Weired sideeffect on JAVA sdk 2.1.x


#1

Hi.
Sometimes we’re facing TimeoutException when accessing blocking SDK calls.
Looking inside it I found out, that whenever initially async Observable request is being created it is set to “observeOn(computation)” scheduler.
As a result what happens after. If I’m using original Observable result and somewhere within the .map function calling blocking operation (like jdbc call or something else) I’m blocking one of the threads used by CB SDK computation thread pool. So if simultaneously (it’s a web app) there are a lot of another calls to blocking CB SDK sooner or later they’ll have TimeoutException, because internal Observable will try to be executed on thread, which is blocked by some jdbc operation (or another blocking one).

To illustrate this situation, please, take a look at following test:
@Test
public void testName() throws Exception {
CountDownLatch latch = new CountDownLatch(7);
newObs()
.map(i -> {
System.out.println("starting to trigger another obs " + Thread.currentThread().getName());
newObs()
.subscribe(n -> System.out.println(n + " result 1 " + Thread.currentThread().getName()),
throwable -> latch.countDown(),
() -> latch.countDown());
newObs()
.subscribe(n -> System.out.println(n + " result 2 " + Thread.currentThread().getName()),
throwable -> latch.countDown(),
() -> latch.countDown());
newObs()
.subscribe(n -> System.out.println(n + " result 3 " + Thread.currentThread().getName()),
throwable -> latch.countDown(),
() -> latch.countDown());
newObs()
.subscribe(n -> System.out.println(n + " result 4 " + Thread.currentThread().getName()),
throwable -> latch.countDown(),
() -> latch.countDown());
newObs()
.subscribe(n -> System.out.println(n + " result 5 " + Thread.currentThread().getName()),
throwable -> latch.countDown(),
() -> latch.countDown());
newObs()
.subscribe(n -> System.out.println(n + " result 6 " + Thread.currentThread().getName()),
throwable -> latch.countDown(),
() -> latch.countDown());
newObs()
.subscribe(n -> System.out.println(n + " result 7 " + Thread.currentThread().getName()),
throwable -> latch.countDown(),
() -> latch.countDown());
try {
System.out.println("starting to wait " + Thread.currentThread().getName());
if (!latch.await(20, TimeUnit.SECONDS)) {
throw new RuntimeException(“timeout”);
}
System.out.println("finalized waiting " + Thread.currentThread().getName());
} catch (InterruptedException e) {
throw new RuntimeException(“second”, e);
}
return i;
})
.subscribeOn(Schedulers.computation())
.toBlocking().first();

}

private Observable newObs() {
return Observable.just(1).flatMap(i -> {
try {
Thread.sleep(1000);
} catch (InterruptedException e) {
e.printStackTrace();
throw new RuntimeException(e);
}
return Observable.just(i);
}).observeOn(Schedulers.computation());
}

It timeouts 100% of times, since one of the computation() threads is blocked.

I know I should not use Scheduler.computation() with blocking operations, but it illustrates an issue I’m having.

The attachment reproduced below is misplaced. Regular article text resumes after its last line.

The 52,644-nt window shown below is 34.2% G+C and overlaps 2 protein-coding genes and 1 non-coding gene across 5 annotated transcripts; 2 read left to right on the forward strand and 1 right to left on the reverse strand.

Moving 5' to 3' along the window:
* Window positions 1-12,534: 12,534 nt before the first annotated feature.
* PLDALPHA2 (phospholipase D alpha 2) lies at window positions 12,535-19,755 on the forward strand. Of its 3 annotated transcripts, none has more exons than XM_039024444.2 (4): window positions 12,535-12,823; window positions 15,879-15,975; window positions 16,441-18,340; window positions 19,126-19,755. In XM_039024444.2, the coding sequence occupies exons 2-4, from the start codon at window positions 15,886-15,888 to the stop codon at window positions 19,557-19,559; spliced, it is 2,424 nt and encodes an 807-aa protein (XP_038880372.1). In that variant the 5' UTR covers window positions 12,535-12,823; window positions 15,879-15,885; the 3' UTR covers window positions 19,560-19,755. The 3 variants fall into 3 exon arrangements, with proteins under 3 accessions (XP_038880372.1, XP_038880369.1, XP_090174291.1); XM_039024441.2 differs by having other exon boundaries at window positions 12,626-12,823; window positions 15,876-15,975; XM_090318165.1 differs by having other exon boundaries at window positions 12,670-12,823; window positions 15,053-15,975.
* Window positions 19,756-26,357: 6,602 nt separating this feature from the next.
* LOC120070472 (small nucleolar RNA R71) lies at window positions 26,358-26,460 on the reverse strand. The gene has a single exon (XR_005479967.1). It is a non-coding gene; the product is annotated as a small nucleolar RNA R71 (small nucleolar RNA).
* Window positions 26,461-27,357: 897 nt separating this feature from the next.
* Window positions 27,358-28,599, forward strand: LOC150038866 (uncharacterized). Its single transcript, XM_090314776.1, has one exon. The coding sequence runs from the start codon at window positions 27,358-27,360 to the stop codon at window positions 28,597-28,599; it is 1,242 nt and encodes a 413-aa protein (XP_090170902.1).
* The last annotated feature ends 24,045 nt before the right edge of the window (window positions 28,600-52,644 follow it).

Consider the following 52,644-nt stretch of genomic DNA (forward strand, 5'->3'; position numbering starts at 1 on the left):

Questions:

  • did I missed somewhere in documentation that I shouldn’t do blocking operations withing Observable given me from async SDK?
  • if there is none, there should be general recommendation to change scheduler for async SDK when you want to use the in blocking way?
  • maybe it makes sense to switch from observeOn(computation()) all the time to observeOn(immediate()) for blocking SDK?

PS is it clear at all on the problem?


#2

You shouldn’t add blocking behavior in an Observable returned by the SDK directly, since as you found out it operates on a computation thread.

Instead, prefer chaining in observeOn(Schedulers.io()) and then do a map (for example) where you execute your blocking code. Note that calling SDK methods after that will switch back to the computation thread.

The fact that blocking inside a map/flatMap is considered harmful is stated in http://docs.couchbase.com/developer/java-2.1/observables.html (see “From Asynchronous to Synchronous” section).


#3

Thanks a lot for response.
One more question:
What is the root cause of a decision to make blocking SDK to work on top of ‘computation()’ scheduler and not ‘immediate()’?
The issue is that if you have several calls in multiple threads (by the number of ‘computation()’ thread pool size) doing long-going blocking SDK calls (like blocking query view with STALE.FALSE) you can see TimeoutExeption in different thread and it is not anyhow correlated with issue you’re facing.


#4

It’s not that the sync API was explicitly made to block on computation()… we wanted to be primarily asynchronous and non-blocking, so we used a bounded thread pool in the background. we still have to manage request-response cycles asynchronously.

Schedulers.immediate() would be even worse, it wouldn’t be asynchronous even on one thread since you’d block the current thread…

as for pool starvation and timeouts, maybe stale view queries are a bit of a corner case. You are able to increase both the timeouts for queries and the size of the pool using the CouchbaseEnvironment.


#5

Not sure I understood why immediate() would be worse.
If I as a consumer is fine with blocking operation on my current thread then what’s a difference for SDK?

Yes, I can increase pool size and timeouts, sure.
My point is that there are two types of timeouts with this issue:

  1. there was not enough of time to process your request, because of performance or high load (which is much obvious for me)
  2. there was not enough of internal resources to process your request at all (which is less likely)
    And it’s not clear which one of them you’re currently facing, so helping determining which one of them would help.

On another project (which uses only blocking one) I do have periodic timeouts under very low (5-10 ops/s) CB load and it seems somehow correlated with issue described above.